I was not at all surprised to learn that Alix Christie herself was apprenticed to master printers and can operate a press – I could tell that this book was written by someone with not only an excellent knowledge of printing but also a love and passion for the subject. We are given lots of detailed information on printing techniques, the design of alphabets and the creation and casting of metal type. Because these methods were so new and innovative, Peter, Gutenberg and the other craftsmen in the novel are learning as they go along, improvising and modifying things where necessary. It was all very interesting, but there were times when I would have liked a little less technical information and a little more story. With Peter and the others facing opposition from certain members of the church, the need to enlist the help of the town guilds, and the possibility of their secret project being discovered, this could have been an exciting and dramatic novel, but instead I found it slightly dry and unemotional.

I couldn’t help wondering if a non-fiction book on the same subject would have worked better for me because although I never managed to fully engage with Peter’s story, there’s no doubt that it’s a fascinating subject. Some of the themes the novel covers are timeless and universal, such as the conflict between new technology and traditional methods. From Peter’s perspective, after spending years perfecting the art of hand lettering, he initially sees the use of metal type as soulless and lacking skill and beauty. Gutenberg and Fust, however, insist that the printing press will allow books to be created cheaply and quickly, making them accessible to a much wider readership and Peter gradually begins to understand this point of view.

I learned a lot from Gutenberg’s Apprentice, so despite having one or two problems with it, I still thought it was worth reading. I have come away from this novel with a better understanding of something I knew very little about and an appreciation for the history behind the printed books I take for granted.

I received a special limited edition of this book from Bookbridgr for review.

Gretel and the Dark by Eliza Granville

Gretel and the Dark One night in 1899, Benjamin discovers a young woman lying on the ground near Vienna’s mental hospital, naked and bruised, and takes her to the home of his employer, the famous psychoanalyst, Dr Josef Breuer. The girl, whom Dr Breuer names Lilie, insists that she is not human, that she’s just a machine. Her mission, she says, is to destroy a monster. The doctor enlists Benjamin’s help in trying to uncover the truth about his young patient, but both men find themselves increasingly drawn to the mysterious Lilie.

Many years later, in Germany, we meet a spoilt and badly behaved little girl called Krysta. She has recently moved house with her father, another doctor, to be nearer his job working with ‘animal people’ at what Krysta believes is a zoo. Krysta’s father is busy with his work, leaving his daughter to entertain herself by remembering the fairy tales she was told by her old nurse, Greet, and making friends with Daniel, a lonely little boy she discovers eating worms in the grounds of the ‘zoo’. When an unexpected tragedy throws Krysta’s life into turmoil, she learns that Greet’s stories can provide an escape from the horrors that are going on around her.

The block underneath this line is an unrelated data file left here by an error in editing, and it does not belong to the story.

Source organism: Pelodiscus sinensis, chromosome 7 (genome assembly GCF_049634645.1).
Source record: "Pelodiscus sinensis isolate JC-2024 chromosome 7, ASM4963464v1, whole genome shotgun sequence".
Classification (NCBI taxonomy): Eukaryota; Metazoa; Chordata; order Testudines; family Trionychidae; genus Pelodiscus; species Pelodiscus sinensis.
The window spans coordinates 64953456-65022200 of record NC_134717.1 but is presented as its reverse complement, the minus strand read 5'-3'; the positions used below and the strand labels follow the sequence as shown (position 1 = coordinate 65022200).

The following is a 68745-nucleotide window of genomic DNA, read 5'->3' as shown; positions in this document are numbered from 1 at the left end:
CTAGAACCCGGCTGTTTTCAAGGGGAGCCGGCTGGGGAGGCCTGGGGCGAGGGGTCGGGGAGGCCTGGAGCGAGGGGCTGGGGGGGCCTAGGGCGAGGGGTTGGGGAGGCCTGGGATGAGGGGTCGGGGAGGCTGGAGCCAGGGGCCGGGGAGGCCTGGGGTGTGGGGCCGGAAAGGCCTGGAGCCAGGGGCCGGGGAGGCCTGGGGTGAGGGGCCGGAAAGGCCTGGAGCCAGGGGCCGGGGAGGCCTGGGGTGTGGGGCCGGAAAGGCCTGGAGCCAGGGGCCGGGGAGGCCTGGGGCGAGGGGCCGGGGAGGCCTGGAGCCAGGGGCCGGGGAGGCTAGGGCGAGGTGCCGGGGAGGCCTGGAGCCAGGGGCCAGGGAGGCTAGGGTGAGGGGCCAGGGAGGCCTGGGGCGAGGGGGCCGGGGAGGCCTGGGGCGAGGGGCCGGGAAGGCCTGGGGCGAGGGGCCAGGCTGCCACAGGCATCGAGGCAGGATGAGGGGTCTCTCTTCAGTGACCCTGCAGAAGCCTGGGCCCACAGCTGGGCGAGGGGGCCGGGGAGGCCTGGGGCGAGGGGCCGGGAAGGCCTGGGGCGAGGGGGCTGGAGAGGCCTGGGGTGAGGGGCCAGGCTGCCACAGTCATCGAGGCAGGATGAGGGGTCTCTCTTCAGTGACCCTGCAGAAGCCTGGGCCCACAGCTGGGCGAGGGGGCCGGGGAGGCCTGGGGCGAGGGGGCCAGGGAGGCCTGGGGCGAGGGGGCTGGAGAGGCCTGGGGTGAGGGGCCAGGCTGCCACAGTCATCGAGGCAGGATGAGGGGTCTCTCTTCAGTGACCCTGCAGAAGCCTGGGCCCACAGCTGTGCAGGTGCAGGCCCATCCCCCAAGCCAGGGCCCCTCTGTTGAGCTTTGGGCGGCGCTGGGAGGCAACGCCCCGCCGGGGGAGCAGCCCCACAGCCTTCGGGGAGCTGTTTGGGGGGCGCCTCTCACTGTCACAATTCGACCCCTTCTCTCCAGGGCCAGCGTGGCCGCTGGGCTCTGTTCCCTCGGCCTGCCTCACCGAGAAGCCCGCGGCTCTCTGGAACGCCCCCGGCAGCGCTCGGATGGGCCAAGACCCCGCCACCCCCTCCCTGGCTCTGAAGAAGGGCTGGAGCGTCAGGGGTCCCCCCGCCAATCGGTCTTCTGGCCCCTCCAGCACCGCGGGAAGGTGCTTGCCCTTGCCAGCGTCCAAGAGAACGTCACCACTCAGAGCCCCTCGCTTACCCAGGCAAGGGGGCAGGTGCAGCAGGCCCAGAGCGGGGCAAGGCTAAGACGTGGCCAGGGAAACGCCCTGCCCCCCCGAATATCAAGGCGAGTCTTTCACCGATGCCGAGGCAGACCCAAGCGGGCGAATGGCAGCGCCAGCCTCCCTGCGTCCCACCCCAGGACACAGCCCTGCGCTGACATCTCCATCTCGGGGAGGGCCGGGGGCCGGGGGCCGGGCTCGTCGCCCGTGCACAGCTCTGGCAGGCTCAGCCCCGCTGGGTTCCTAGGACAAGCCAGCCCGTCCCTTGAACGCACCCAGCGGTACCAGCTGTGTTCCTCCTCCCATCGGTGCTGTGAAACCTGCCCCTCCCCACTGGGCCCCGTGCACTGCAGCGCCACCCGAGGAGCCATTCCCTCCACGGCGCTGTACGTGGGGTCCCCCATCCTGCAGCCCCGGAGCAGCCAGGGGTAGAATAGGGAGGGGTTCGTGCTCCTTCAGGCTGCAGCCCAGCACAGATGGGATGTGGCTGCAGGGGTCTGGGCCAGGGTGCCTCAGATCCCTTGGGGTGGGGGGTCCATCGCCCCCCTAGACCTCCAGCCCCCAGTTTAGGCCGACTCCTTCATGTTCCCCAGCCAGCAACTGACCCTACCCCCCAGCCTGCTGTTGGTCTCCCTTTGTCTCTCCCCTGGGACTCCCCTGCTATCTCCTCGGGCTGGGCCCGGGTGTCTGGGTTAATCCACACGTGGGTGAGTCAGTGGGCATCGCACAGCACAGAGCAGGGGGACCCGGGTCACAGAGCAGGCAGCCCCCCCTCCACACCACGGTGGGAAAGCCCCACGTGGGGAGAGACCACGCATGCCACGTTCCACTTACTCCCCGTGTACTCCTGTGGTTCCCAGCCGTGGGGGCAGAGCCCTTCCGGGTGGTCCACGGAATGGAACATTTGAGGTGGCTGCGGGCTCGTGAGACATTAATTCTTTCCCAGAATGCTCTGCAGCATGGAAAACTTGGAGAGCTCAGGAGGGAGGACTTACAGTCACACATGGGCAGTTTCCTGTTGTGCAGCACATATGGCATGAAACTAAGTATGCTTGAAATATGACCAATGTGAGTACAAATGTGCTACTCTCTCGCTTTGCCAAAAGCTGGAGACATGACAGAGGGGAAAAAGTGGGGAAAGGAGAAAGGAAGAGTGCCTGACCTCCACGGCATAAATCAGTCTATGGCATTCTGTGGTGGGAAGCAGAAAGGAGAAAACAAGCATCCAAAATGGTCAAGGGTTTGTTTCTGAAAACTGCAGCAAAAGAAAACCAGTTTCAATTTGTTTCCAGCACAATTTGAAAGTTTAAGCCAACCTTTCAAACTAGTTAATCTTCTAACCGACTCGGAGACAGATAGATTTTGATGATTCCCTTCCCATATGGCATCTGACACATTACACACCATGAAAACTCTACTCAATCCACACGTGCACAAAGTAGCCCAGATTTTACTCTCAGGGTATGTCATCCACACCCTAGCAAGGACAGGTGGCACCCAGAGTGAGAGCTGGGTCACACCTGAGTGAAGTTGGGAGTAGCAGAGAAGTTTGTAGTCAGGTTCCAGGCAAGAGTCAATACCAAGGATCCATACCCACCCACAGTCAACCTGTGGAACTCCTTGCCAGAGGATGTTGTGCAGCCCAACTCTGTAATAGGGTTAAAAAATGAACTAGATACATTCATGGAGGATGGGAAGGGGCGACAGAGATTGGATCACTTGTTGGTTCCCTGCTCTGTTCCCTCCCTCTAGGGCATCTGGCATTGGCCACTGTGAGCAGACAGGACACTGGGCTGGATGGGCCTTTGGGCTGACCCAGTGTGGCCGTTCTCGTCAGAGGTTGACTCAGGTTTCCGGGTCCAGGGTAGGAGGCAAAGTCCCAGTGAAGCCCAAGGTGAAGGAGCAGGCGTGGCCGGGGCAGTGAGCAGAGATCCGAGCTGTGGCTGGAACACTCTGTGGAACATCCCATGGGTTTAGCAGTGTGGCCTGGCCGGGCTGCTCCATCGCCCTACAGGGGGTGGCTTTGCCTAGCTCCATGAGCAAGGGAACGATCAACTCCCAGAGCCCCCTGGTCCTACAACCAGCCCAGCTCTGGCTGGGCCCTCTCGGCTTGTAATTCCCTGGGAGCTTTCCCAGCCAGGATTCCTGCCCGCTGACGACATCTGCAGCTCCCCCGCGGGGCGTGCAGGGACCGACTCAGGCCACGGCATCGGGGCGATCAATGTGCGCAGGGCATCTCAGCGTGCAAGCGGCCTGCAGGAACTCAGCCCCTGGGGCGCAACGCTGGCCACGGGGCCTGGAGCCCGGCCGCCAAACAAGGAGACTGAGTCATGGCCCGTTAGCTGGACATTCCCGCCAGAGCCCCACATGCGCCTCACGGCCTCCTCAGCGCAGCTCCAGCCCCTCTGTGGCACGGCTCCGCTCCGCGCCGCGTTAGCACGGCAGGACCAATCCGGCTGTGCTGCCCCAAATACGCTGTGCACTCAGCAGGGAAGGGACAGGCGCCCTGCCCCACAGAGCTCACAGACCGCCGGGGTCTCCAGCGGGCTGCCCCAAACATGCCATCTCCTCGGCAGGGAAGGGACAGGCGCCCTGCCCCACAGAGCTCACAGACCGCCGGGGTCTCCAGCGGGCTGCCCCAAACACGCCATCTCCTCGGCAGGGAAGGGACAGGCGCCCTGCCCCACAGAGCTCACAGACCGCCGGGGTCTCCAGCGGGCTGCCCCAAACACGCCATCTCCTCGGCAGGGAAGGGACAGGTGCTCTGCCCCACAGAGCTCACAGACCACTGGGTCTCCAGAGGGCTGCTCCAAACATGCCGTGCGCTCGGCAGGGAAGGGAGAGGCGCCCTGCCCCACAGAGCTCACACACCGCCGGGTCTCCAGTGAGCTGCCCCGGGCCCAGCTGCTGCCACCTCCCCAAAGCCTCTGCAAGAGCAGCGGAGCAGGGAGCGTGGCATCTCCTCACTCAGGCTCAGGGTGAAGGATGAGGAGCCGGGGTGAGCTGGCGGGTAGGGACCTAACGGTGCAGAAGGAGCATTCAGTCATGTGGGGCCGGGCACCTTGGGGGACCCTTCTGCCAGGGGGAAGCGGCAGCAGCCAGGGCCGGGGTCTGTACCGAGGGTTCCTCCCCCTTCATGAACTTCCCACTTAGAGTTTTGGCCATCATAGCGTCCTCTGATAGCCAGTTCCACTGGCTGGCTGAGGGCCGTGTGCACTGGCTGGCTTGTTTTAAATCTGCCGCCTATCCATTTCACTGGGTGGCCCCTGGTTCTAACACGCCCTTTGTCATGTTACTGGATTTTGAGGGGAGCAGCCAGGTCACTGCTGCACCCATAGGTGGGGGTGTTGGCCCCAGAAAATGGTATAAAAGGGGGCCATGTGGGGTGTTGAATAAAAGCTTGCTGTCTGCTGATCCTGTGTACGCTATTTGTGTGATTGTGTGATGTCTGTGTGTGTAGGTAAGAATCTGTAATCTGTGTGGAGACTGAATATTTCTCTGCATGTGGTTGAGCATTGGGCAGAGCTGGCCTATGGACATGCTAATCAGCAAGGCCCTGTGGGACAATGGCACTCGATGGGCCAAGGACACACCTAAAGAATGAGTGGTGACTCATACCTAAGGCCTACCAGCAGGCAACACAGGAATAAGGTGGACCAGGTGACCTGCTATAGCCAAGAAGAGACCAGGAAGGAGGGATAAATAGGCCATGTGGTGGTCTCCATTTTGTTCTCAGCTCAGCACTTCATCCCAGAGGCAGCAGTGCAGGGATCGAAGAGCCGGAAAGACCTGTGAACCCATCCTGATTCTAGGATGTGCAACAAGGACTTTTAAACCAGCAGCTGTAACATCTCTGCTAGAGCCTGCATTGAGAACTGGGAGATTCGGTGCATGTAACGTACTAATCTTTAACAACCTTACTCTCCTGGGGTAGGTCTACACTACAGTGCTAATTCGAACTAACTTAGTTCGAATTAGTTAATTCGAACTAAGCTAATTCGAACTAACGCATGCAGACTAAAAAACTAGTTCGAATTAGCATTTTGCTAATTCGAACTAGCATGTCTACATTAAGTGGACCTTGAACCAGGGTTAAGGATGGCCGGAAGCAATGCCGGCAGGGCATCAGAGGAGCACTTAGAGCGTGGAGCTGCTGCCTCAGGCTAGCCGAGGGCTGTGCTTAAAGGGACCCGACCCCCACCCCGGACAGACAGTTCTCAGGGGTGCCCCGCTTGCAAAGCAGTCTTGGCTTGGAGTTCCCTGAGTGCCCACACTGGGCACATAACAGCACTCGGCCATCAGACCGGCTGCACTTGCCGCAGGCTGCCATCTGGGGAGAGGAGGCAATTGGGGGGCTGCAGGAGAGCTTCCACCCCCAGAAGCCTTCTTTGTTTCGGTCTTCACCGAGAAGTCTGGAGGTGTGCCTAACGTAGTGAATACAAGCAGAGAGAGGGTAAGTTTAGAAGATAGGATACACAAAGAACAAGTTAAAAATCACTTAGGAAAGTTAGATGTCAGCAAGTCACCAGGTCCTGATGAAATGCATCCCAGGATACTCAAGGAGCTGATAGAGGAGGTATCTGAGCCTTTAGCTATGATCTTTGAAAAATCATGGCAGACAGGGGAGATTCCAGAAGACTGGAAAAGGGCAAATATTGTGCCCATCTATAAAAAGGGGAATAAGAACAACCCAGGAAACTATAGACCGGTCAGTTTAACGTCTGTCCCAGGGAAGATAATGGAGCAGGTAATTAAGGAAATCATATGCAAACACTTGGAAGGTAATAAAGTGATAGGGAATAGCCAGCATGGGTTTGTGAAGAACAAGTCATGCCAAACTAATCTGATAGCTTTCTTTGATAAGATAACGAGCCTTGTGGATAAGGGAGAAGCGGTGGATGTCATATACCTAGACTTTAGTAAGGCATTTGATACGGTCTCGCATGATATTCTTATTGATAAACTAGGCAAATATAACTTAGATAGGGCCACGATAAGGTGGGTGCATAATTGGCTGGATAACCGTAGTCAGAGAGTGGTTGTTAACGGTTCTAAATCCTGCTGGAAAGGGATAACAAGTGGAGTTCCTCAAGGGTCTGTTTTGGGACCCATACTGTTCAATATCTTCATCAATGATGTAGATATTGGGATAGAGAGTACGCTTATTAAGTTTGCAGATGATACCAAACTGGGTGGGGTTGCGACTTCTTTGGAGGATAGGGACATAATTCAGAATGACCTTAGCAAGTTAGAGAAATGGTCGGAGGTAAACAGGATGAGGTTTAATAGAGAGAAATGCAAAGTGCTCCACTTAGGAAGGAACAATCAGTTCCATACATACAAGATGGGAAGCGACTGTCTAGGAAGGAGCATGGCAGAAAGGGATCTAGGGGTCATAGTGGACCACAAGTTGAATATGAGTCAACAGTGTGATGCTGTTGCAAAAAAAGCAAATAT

Well, this is proving to be a very difficult book to write about without giving too much away! Gretel and the Dark is one of those books where it is not immediately obvious what is happening. For a long time I was confused. What was the link between the two storylines? Was Lilie a real person or was she a machine, as she claimed? How did she seem to have so much knowledge of the future? And who was Gretel supposed to be?

I think I spent about 300 of the book’s 350 pages trying to figure out the connection between Krysta and Lilie and coming up with theories, most of which were completely wrong. I only started to guess the truth shortly before it was revealed and when everything began to come together in the final chapters of the book, I discovered that the story I had actually been reading was not quite the one I’d thought I was reading!

Despite the allusions to fairy tales and the fact that some of the main characters are children, this is actually a very, very dark novel. Again, I can’t really discuss any of the issues the book raises because it would be best to know as little as possible before starting to read – though I don’t think it would be too much of a spoiler to say that the place where Krysta’s father works is not really a zoo at all, but something much more sinister. And the fairy tales Krysta recalls throughout the book are not the light, whimsical kind, but the dark and gruesome ones. Hansel and Gretel is one of her favourites and she enjoys using her imagination to push various enemies into the witch’s oven! Later in the book, when something particularly horrible happens to Krysta, another of the tales Greet told her takes on new meaning.

I liked Eliza Granville’s writing but I didn’t find this an easy book to read because some parts of the story were so disturbing and unpleasant. Although it was not a book I could describe as ‘enjoyable’ it was certainly very clever and unusual…and I can almost guarantee you’ll still be thinking about it long after reaching the final page.

Thanks to Penguin Ireland for the review copy.